Accelerometer-measured physical activity in mid-age Australian adults

Gregore Iven Mielke*, Nicola W. Burton, Wendy J. Brown

*Corresponding author for this work

Research output: Contribution to journalArticleResearchpeer-review

4 Citations (Scopus)
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Background: Raw data from accelerometers can provide valuable insights into specific attributes of physical activity, such as time spent in intensity-specific activity. The aim of this study was to describe physical activity assessed with raw data from triaxial wrist-worn accelerometers in mid-age Australian adults. Methods: Data were from 700 mid-age adults living in Brisbane, Australia (mean age: 60.4; SD:7.1 years). Data from a non-dominant wrist worn triaxial accelerometer (Actigraph wGT3X-BT), expressed as acceleration in gravitational equivalent units (1 mg = 0.001 g), were used to estimate time spent in moderate-vigorous intensity physical activity (MVPA; >100 mg) using different bout criteria (non-bouted, 1-, 5-, and 10-min bouts), and the proportion of participants who spent an average of at least one minute per day in vigorous physical activity. Results: Mean acceleration was 23.2 mg (SD: 7.5) and did not vary by gender (men: 22.4; women: 23.7; p-value: 0.073) or education (p-value: 0.375). On average, mean acceleration was 10% (2.5 mg) lower per decade of age from age 55y. The median durations in non-bouted, 1-min, 5-min and 10-min MVPA bouts were, respectively, 68 (25th -75th : 45–99), 26 (25th -75th : 12–46), 10 (25th -75th : 3–24) and 8 (25th -75th : 0–19) min/day. Around one third of the sample did at least one minute per day in vigorous intensity activities. Conclusion: This population-based cohort provided a detailed description of physical activity based on raw data from accelerometers in mid-age adults in Australia. Such data can be used to investigate how different patterns and intensities of physical activity vary across the day/week and influence health outcomes.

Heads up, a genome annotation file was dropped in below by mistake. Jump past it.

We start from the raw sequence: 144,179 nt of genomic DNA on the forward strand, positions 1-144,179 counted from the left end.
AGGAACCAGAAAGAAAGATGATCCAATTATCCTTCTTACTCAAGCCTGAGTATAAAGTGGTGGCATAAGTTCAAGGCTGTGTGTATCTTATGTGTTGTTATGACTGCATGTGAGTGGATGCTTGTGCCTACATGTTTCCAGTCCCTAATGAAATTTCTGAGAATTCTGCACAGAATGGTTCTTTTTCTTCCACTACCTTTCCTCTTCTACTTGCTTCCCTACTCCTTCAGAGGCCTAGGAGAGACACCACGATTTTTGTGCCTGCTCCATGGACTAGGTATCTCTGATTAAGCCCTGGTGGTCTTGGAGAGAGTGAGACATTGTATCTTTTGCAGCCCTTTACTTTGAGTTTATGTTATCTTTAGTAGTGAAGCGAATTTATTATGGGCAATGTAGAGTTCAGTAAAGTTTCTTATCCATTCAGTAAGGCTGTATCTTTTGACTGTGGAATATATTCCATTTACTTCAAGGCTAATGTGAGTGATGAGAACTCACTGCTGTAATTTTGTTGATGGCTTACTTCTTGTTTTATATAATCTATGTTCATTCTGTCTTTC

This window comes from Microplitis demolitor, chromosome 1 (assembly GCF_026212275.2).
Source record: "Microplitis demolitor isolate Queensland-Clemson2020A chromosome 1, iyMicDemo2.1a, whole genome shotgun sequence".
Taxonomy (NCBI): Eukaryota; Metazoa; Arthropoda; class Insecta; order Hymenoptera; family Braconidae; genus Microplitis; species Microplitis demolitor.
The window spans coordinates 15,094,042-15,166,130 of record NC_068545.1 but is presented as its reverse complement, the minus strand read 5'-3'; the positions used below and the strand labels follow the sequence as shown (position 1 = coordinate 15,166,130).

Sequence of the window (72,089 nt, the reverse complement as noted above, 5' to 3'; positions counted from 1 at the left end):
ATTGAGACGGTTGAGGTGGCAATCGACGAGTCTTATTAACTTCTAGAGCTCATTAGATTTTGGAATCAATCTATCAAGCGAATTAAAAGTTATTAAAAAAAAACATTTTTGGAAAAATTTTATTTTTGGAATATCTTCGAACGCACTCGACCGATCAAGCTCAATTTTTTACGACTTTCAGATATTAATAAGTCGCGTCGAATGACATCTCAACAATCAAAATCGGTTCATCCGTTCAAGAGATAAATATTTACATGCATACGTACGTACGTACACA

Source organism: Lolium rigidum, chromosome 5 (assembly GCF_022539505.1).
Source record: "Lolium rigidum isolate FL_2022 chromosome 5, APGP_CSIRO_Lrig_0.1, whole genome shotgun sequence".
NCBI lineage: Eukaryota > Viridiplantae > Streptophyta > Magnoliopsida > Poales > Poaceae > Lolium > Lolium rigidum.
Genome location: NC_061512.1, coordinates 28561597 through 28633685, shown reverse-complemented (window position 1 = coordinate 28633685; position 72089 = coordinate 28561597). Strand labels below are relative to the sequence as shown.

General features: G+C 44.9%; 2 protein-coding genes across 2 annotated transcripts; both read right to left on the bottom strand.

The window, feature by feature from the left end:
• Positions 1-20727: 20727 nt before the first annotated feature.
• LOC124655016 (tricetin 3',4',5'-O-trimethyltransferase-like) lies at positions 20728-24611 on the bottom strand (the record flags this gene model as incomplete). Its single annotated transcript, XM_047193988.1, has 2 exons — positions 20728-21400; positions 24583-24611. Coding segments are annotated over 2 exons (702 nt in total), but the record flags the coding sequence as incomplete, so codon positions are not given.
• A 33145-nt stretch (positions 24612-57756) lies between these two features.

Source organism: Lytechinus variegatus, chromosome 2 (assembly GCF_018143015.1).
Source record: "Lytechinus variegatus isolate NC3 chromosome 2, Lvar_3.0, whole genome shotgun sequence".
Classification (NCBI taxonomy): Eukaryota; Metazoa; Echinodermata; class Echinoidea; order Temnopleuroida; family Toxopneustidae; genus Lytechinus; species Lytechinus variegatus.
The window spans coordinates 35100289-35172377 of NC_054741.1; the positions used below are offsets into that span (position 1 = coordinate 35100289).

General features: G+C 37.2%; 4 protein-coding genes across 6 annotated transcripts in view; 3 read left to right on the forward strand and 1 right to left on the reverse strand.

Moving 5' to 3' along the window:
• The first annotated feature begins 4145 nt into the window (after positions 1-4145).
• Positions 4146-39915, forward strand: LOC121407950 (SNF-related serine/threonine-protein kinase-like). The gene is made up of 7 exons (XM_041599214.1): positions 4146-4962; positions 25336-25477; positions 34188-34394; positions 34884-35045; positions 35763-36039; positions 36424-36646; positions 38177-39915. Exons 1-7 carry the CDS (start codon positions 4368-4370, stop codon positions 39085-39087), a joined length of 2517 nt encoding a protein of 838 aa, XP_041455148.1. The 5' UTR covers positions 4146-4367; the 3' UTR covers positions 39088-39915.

Original languageEnglish
Article number1952
JournalBMC Public Health
Early online date21 Oct 2022
Publication statusPublished - Dec 2022


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